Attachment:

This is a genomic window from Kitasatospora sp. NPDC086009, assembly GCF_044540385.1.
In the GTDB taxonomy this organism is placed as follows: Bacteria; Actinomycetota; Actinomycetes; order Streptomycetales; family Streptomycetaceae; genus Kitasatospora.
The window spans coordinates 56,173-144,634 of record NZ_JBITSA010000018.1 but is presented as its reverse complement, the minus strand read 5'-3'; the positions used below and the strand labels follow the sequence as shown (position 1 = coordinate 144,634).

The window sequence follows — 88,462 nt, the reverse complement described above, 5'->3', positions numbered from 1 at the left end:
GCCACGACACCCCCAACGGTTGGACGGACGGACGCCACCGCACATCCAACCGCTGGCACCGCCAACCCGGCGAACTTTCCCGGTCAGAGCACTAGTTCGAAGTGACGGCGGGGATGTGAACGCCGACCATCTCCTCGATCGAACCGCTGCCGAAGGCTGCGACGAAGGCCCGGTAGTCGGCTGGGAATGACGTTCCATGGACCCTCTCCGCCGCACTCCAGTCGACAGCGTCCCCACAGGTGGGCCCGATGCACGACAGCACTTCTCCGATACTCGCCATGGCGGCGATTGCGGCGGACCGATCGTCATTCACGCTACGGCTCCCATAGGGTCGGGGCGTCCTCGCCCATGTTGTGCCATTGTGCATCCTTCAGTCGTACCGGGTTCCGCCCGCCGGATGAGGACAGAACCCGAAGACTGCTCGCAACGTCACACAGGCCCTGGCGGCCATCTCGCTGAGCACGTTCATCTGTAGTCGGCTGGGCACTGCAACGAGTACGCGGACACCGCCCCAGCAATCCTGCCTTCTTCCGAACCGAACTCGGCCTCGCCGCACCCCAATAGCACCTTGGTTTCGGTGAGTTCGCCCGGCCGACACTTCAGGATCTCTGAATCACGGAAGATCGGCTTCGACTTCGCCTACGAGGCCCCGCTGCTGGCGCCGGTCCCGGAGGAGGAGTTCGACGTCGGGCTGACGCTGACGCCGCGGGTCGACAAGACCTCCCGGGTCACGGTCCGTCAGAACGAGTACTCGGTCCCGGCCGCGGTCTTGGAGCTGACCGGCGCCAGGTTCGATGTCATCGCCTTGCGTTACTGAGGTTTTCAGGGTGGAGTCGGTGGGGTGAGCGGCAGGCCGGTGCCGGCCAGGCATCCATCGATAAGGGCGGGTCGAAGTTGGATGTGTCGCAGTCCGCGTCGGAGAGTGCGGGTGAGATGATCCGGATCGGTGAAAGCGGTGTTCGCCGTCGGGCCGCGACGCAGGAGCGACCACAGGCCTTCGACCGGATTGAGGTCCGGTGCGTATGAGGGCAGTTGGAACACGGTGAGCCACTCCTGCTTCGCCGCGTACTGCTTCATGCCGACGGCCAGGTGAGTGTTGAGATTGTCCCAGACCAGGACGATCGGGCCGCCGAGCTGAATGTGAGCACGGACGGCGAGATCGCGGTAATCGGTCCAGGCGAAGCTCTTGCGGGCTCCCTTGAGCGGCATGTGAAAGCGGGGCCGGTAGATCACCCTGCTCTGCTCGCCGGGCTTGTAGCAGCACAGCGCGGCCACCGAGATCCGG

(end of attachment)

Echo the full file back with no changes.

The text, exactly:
This is a genomic window from Kitasatospora sp. NPDC086009, assembly GCF_044540385.1.
In the GTDB taxonomy this organism is placed as follows: Bacteria; Actinomycetota; Actinomycetes; order Streptomycetales; family Streptomycetaceae; genus Kitasatospora.
The window spans coordinates 56,173-144,634 of record NZ_JBITSA010000018.1 but is presented as its reverse complement, the minus strand read 5'-3'; the positions used below and the strand labels follow the sequence as shown (position 1 = coordinate 144,634).

The window sequence follows — 88,462 nt, the reverse complement described above, 5'->3', positions numbered from 1 at the left end:
GCCACGACACCCCCAACGGTTGGACGGACGGACGCCACCGCACATCCAACCGCTGGCACCGCCAACCCGGCGAACTTTCCCGGTCAGAGCACTAGTTCGAAGTGACGGCGGGGATGTGAACGCCGACCATCTCCTCGATCGAACCGCTGCCGAAGGCTGCGACGAAGGCCCGGTAGTCGGCTGGGAATGACGTTCCATGGACCCTCTCCGCCGCACTCCAGTCGACAGCGTCCCCACAGGTGGGCCCGATGCACGACAGCACTTCTCCGATACTCGCCATGGCGGCGATTGCGGCGGACCGATCGTCATTCACGCTACGGCTCCCATAGGGTCGGGGCGTCCTCGCCCATGTTGTGCCATTGTGCATCCTTCAGTCGTACCGGGTTCCGCCCGCCGGATGAGGACAGAACCCGAAGACTGCTCGCAACGTCACACAGGCCCTGGCGGCCATCTCGCTGAGCACGTTCATCTGTAGTCGGCTGGGCACTGCAACGAGTACGCGGACACCGCCCCAGCAATCCTGCCTTCTTCCGAACCGAACTCGGCCTCGCCGCACCCCAATAGCACCTTGGTTTCGGTGAGTTCGCCCGGCCGACACTTCAGGATCTCTGAATCACGGAAGATCGGCTTCGACTTCGCCTACGAGGCCCCGCTGCTGGCGCCGGTCCCGGAGGAGGAGTTCGACGTCGGGCTGACGCTGACGCCGCGGGTCGACAAGACCTCCCGGGTCACGGTCCGTCAGAACGAGTACTCGGTCCCGGCCGCGGTCTTGGAGCTGACCGGCGCCAGGTTCGATGTCATCGCCTTGCGTTACTGAGGTTTTCAGGGTGGAGTCGGTGGGGTGAGCGGCAGGCCGGTGCCGGCCAGGCATCCATCGATAAGGGCGGGTCGAAGTTGGATGTGTCGCAGTCCGCGTCGGAGAGTGCGGGTGAGATGATCCGGATCGGTGAAAGCGGTGTTCGCCGTCGGGCCGCGACGCAGGAGCGACCACAGGCCTTCGACCGGATTGAGGTCCGGTGCGTATGAGGGCAGTTGGAACACGGTGAGCCACTCCTGCTTCGCCGCGTACTGCTTCATGCCGACGGCCAGGTGAGTGTTGAGATTGTCCCAGACCAGGACGATCGGGCCGCCGAGCTGAATGTGAGCACGGACGGCGAGATCGCGGTAATCGGTCCAGGCGAAGCTCTTGCGGGCTCCCTTGAGCGGCATGTGAAAGCGGGGCCGGTAGATCACCCTGCTCTGCTCGCCGGGCTTGTAGCAGCACAGCGCGGCCACCGAGATCCGG